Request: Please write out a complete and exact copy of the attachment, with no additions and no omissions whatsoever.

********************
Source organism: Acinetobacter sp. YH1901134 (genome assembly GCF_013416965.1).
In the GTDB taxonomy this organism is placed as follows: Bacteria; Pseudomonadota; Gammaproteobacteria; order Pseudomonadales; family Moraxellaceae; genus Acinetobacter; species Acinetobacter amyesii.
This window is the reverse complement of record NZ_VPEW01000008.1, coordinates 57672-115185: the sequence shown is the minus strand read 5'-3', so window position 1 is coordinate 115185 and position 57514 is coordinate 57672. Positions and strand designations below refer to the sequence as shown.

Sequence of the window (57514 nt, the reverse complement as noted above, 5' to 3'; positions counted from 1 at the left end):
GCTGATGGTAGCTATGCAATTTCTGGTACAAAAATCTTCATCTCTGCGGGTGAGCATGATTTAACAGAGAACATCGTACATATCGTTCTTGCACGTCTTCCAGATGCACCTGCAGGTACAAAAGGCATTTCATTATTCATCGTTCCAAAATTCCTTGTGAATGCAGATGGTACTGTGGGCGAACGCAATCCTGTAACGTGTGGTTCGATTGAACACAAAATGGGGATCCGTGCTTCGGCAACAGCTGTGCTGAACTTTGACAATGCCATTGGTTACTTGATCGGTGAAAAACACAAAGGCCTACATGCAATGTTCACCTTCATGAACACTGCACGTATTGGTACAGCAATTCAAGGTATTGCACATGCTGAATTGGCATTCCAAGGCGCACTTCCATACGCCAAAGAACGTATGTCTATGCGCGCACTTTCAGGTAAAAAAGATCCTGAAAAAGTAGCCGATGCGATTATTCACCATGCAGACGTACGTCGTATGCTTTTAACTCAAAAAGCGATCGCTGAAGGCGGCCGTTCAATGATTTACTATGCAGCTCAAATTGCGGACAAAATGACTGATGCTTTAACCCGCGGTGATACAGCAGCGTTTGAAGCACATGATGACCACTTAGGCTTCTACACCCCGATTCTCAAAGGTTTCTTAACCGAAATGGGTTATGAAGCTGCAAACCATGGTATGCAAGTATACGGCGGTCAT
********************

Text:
Source organism: Acinetobacter sp. YH1901134 (genome assembly GCF_013416965.1).
In the GTDB taxonomy this organism is placed as follows: Bacteria; Pseudomonadota; Gammaproteobacteria; order Pseudomonadales; family Moraxellaceae; genus Acinetobacter; species Acinetobacter amyesii.
This window is the reverse complement of record NZ_VPEW01000008.1, coordinates 57672-115185: the sequence shown is the minus strand read 5'-3', so window position 1 is coordinate 115185 and position 57514 is coordinate 57672. Positions and strand designations below refer to the sequence as shown.

Sequence of the window (57514 nt, the reverse complement as noted above, 5' to 3'; positions counted from 1 at the left end):
GCTGATGGTAGCTATGCAATTTCTGGTACAAAAATCTTCATCTCTGCGGGTGAGCATGATTTAACAGAGAACATCGTACATATCGTTCTTGCACGTCTTCCAGATGCACCTGCAGGTACAAAAGGCATTTCATTATTCATCGTTCCAAAATTCCTTGTGAATGCAGATGGTACTGTGGGCGAACGCAATCCTGTAACGTGTGGTTCGATTGAACACAAAATGGGGATCCGTGCTTCGGCAACAGCTGTGCTGAACTTTGACAATGCCATTGGTTACTTGATCGGTGAAAAACACAAAGGCCTACATGCAATGTTCACCTTCATGAACACTGCACGTATTGGTACAGCAATTCAAGGTATTGCACATGCTGAATTGGCATTCCAAGGCGCACTTCCATACGCCAAAGAACGTATGTCTATGCGCGCACTTTCAGGTAAAAAAGATCCTGAAAAAGTAGCCGATGCGATTATTCACCATGCAGACGTACGTCGTATGCTTTTAACTCAAAAAGCGATCGCTGAAGGCGGCCGTTCAATGATTTACTATGCAGCTCAAATTGCGGACAAAATGACTGATGCTTTAACCCGCGGTGATACAGCAGCGTTTGAAGCACATGATGACCACTTAGGCTTCTACACCCCGATTCTCAAAGGTTTCTTAACCGAAATGGGTTATGAAGCTGCAAACCATGGTATGCAAGTATACGGCGGTCAT